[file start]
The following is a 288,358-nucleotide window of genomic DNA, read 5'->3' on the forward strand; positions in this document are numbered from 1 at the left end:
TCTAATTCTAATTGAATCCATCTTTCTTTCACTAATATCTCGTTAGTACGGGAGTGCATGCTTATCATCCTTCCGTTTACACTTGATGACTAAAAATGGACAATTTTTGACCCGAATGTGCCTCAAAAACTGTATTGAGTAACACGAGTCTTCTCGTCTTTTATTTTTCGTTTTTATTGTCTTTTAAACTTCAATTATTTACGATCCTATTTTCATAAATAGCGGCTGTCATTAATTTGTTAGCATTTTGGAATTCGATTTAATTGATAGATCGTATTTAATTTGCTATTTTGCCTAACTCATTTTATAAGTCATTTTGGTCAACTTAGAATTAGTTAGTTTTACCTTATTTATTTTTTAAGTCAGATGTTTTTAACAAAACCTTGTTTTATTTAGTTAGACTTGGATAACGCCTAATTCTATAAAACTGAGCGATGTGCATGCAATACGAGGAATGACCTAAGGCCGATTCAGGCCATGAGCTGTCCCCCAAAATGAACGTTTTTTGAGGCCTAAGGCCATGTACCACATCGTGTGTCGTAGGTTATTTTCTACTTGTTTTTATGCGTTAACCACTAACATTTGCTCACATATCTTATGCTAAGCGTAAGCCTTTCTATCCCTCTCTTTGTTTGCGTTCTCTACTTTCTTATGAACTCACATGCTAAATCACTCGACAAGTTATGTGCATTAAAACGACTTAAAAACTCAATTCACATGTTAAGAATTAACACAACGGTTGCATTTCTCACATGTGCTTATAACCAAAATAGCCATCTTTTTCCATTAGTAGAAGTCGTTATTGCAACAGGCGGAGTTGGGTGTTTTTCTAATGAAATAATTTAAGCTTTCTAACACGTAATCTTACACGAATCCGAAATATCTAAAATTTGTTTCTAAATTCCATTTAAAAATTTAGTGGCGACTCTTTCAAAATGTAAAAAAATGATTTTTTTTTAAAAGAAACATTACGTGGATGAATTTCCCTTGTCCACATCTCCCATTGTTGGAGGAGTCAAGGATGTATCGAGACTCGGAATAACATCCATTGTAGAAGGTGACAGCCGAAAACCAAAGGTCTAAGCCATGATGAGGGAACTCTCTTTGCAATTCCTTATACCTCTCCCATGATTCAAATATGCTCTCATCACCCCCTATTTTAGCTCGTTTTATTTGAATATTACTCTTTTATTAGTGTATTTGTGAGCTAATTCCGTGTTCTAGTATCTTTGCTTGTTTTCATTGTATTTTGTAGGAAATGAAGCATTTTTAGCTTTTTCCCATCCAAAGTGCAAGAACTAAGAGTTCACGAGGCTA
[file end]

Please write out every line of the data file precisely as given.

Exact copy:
The following is a 288,358-nucleotide window of genomic DNA, read 5'->3' on the forward strand; positions in this document are numbered from 1 at the left end:
TCTAATTCTAATTGAATCCATCTTTCTTTCACTAATATCTCGTTAGTACGGGAGTGCATGCTTATCATCCTTCCGTTTACACTTGATGACTAAAAATGGACAATTTTTGACCCGAATGTGCCTCAAAAACTGTATTGAGTAACACGAGTCTTCTCGTCTTTTATTTTTCGTTTTTATTGTCTTTTAAACTTCAATTATTTACGATCCTATTTTCATAAATAGCGGCTGTCATTAATTTGTTAGCATTTTGGAATTCGATTTAATTGATAGATCGTATTTAATTTGCTATTTTGCCTAACTCATTTTATAAGTCATTTTGGTCAACTTAGAATTAGTTAGTTTTACCTTATTTATTTTTTAAGTCAGATGTTTTTAACAAAACCTTGTTTTATTTAGTTAGACTTGGATAACGCCTAATTCTATAAAACTGAGCGATGTGCATGCAATACGAGGAATGACCTAAGGCCGATTCAGGCCATGAGCTGTCCCCCAAAATGAACGTTTTTTGAGGCCTAAGGCCATGTACCACATCGTGTGTCGTAGGTTATTTTCTACTTGTTTTTATGCGTTAACCACTAACATTTGCTCACATATCTTATGCTAAGCGTAAGCCTTTCTATCCCTCTCTTTGTTTGCGTTCTCTACTTTCTTATGAACTCACATGCTAAATCACTCGACAAGTTATGTGCATTAAAACGACTTAAAAACTCAATTCACATGTTAAGAATTAACACAACGGTTGCATTTCTCACATGTGCTTATAACCAAAATAGCCATCTTTTTCCATTAGTAGAAGTCGTTATTGCAACAGGCGGAGTTGGGTGTTTTTCTAATGAAATAATTTAAGCTTTCTAACACGTAATCTTACACGAATCCGAAATATCTAAAATTTGTTTCTAAATTCCATTTAAAAATTTAGTGGCGACTCTTTCAAAATGTAAAAAAATGATTTTTTTTTAAAAGAAACATTACGTGGATGAATTTCCCTTGTCCACATCTCCCATTGTTGGAGGAGTCAAGGATGTATCGAGACTCGGAATAACATCCATTGTAGAAGGTGACAGCCGAAAACCAAAGGTCTAAGCCATGATGAGGGAACTCTCTTTGCAATTCCTTATACCTCTCCCATGATTCAAATATGCTCTCATCACCCCCTATTTTAGCTCGTTTTATTTGAATATTACTCTTTTATTAGTGTATTTGTGAGCTAATTCCGTGTTCTAGTATCTTTGCTTGTTTTCATTGTATTTTGTAGGAAATGAAGCATTTTTAGCTTTTTCCCATCCAAAGTGCAAGAACTAAGAGTTCACGAGGCTA